According to a report by Professor Philip Howard and the World Information Access Project, bloggers in some parts of the world who publish posts critical of government activities have been arrested in record numbers this past year. People are getting busted for (a) using blogs to organize or cover social protest, (b) violating cultural norms, (c) posting comments about public policy, (d) exposing corruption or human rights violations, and (e) for other reasons (or no given reason).
As one might guess, the bulk of the arrests are in countries with fewer liberties than in the US: Burma, China, Egypt, Fiji, Hong Kong, India, Iran, Kuwait, Malaysia, Pakistan, Philippines, Russia, Saudi Arabia, Syria, Thailand, and Tunisia. That chilly idea makes me happy for those of us who have free speech. However, not all of the arrests are in such places. The report identifies one as occurring in Canada and two as occurring in the USA. The two in the USA were in the category of “other or no reason given”; I have to wonder what cases those are. Does anyone know?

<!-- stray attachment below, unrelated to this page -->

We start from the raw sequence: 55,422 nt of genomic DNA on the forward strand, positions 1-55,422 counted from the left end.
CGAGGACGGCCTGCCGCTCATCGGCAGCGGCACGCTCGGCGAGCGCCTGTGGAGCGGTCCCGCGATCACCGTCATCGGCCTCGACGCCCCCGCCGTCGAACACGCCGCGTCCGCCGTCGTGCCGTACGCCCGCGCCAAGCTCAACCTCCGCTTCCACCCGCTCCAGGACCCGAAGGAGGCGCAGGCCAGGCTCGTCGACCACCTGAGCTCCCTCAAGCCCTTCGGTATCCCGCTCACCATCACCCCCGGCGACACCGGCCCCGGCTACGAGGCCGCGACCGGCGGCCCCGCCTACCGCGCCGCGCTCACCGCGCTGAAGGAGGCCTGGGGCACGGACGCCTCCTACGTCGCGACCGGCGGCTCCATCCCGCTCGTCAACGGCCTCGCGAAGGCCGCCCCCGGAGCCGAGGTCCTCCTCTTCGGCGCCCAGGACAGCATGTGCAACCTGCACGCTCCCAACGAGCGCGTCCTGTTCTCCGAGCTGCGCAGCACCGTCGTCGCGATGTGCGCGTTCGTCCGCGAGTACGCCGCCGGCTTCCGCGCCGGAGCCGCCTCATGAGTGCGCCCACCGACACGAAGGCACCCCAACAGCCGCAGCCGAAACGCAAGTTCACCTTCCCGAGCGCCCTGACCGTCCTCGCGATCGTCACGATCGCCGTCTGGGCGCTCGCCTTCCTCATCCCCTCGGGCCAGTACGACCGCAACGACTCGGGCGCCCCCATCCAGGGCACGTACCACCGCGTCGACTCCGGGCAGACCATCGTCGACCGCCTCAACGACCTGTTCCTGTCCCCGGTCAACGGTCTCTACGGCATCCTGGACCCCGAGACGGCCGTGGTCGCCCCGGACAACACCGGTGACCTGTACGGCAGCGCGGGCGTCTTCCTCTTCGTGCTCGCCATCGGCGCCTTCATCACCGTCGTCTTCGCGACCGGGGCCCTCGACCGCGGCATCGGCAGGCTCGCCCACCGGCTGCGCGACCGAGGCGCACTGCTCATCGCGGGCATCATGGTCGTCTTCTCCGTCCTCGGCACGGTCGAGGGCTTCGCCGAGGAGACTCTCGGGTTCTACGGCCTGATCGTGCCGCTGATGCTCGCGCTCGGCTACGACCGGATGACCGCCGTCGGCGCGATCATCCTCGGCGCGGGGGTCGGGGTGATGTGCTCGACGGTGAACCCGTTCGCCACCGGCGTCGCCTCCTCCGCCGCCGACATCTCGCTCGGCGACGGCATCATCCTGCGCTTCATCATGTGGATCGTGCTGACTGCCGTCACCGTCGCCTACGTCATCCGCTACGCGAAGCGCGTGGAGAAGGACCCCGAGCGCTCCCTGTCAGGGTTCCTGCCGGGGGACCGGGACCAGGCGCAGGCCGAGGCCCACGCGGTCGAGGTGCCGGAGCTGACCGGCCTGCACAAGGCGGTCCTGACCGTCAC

Here is the lead from the University of Washington press release:
Authoritarian regimes around the world are dealing with troublesome citizen bloggers by arresting them, and they’re doing it more often, according to researchers at the University of Washington.
“Last year, 2007, was a record year for blogger arrests, with three times as many as in 2006. Egypt, Iran and China are the most dangerous places to blog about political life, accounting for more than half of all arrests since blogging became big,” said Phil Howard, an assistant professor of communication. With his students, Howard prepared the World Information Access Report, which documents sources and consequences of social inequality in the information age.
In response to harassment, a significant number of political bloggers are going underground. They are blogging anonymously, and using other online tools such as MySpace and YouTube to post critical commentary.
Howard, Philip N, and World Information Access Project. World Information Access Report – 2008. 3. Seattle: University of Washington, 2008.